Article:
Surf Therapy for Addiction
What Is Surf Therapy?
I was one of those hard cases, you know the one that thinks they all have it figured out.
The one that doesn’t need help. It was a fluke that I was able to get help at all. I just happened to live near South Shore and walked by one day. That day just happened to be the day that I had hit rock bottom and I was on my way to my parent’s (where I lived). I walked in and I didn’t look back. But that didn’t mean my attitude was good.
I knew the benefits of exercise on mental health. I had been a surfer ever since I was a kid. I loved the ocean. But then, in high school I found the attitude that had gotten me to being a good surfer with a lot of friends, was the same attitude that had me start doing drugs. Booze was always my favorite drug, and it nearly ended my life.
I resisted change even after walking into South Shore Recovery. Luckily the staff was used to my type and after getting to know me awhile they were able to get through to me. It was my therapist who reached me, she learned that I had used to surf and suggested that I try Surf Therapy. I couldn’t believe my ears; I had no idea there was such a thing.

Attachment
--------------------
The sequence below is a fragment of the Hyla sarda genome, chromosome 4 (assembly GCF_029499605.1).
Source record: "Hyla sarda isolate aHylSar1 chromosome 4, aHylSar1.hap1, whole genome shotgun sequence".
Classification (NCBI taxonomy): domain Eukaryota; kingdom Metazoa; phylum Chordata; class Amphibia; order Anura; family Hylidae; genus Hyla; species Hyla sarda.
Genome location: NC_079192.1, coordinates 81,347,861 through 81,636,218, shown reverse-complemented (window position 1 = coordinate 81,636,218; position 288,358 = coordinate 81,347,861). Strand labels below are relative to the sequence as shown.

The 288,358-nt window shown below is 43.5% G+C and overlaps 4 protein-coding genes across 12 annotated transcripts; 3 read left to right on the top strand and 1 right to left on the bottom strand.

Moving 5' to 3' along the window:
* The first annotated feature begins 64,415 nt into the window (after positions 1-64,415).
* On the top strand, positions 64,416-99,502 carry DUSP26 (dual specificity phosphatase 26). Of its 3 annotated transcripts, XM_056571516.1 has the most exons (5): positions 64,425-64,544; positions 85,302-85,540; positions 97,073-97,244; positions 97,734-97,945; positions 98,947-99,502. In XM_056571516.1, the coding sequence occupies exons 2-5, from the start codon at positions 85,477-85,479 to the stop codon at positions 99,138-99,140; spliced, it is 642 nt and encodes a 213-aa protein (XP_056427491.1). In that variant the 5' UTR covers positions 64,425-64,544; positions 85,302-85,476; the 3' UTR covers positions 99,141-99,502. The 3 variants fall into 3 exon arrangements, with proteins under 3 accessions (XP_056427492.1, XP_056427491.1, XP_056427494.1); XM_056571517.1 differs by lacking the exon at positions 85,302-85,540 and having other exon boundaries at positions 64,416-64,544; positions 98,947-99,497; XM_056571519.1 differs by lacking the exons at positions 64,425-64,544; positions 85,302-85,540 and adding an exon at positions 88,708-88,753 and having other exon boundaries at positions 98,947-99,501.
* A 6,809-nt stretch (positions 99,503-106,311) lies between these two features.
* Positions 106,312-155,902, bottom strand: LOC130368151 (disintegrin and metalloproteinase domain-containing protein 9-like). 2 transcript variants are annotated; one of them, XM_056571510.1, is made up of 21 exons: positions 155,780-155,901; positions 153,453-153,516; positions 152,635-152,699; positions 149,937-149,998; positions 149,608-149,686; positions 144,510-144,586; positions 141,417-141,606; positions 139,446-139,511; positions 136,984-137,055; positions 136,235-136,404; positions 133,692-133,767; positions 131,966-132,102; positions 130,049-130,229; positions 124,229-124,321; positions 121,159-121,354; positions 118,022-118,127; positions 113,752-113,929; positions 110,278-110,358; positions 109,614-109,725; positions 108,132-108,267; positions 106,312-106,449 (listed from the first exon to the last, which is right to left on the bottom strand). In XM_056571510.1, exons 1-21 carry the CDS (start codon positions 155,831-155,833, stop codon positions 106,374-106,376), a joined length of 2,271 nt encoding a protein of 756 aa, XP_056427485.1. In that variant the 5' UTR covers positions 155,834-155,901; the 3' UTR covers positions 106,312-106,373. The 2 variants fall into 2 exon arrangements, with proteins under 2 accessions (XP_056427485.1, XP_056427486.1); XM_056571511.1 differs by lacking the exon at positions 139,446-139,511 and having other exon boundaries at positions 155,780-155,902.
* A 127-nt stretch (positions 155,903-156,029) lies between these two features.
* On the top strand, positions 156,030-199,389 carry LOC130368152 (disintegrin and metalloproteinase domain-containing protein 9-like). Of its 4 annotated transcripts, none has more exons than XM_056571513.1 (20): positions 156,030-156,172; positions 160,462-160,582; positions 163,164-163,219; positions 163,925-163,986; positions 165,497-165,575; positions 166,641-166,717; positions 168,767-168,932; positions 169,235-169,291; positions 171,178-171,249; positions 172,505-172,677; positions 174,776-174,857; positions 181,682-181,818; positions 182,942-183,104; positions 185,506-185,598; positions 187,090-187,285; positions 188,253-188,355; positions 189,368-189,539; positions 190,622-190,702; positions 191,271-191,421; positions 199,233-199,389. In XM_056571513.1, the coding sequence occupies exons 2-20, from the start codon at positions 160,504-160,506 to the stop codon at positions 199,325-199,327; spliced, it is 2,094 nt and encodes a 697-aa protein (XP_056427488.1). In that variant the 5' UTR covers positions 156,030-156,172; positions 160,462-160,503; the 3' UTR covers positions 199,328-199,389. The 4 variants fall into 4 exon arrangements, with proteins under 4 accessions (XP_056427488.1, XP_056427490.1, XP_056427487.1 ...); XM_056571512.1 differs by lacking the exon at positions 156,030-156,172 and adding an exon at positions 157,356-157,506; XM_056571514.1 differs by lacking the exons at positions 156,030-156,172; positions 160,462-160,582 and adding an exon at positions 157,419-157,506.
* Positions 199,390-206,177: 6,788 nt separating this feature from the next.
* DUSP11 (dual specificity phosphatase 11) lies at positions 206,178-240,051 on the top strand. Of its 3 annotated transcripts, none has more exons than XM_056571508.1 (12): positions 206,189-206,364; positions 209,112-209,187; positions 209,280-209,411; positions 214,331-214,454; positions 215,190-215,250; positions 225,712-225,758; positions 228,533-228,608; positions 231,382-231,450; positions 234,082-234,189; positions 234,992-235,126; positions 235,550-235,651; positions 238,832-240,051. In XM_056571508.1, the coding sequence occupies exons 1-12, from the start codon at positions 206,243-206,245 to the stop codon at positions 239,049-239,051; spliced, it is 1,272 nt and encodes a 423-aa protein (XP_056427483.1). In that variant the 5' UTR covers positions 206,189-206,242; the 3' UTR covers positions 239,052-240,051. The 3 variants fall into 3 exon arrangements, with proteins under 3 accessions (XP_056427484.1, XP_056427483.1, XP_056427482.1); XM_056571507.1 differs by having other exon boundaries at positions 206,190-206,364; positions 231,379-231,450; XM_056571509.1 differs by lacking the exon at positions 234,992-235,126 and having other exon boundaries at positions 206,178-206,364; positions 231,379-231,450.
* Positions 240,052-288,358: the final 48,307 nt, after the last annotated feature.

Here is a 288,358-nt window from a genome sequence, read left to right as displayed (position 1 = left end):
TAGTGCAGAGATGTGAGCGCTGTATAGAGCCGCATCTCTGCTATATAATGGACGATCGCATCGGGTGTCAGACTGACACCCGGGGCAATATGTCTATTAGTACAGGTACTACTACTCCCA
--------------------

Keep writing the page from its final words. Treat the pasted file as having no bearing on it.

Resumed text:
The Benefits of Surf Therapy for Addiction
Surf Therapy is relatively new as a form of eco-therapy. A typical session would include going out and learning how to surf. The reason why this is thought to be effective is because it teaches you self-efficacy, you get exercise, and the one of the best parts is that you are in the elements. There is nothing like the sun, sand, salt, and water on your skin. There is also an element of danger to surfing that I think really appeals to someone who is going through recovery. A lot of us were searching for thrills, we wanted the next high. That was why I started using.
I had the sense of adventure in me when I first started surfing. The people at South Shore Recovery led me to the right place when they suggested Surf Therapy. They led me to my passion. But anyone can try this kind of therapy and it could be effective. I’ve met plenty of people who have never surfed before until their first therapy session.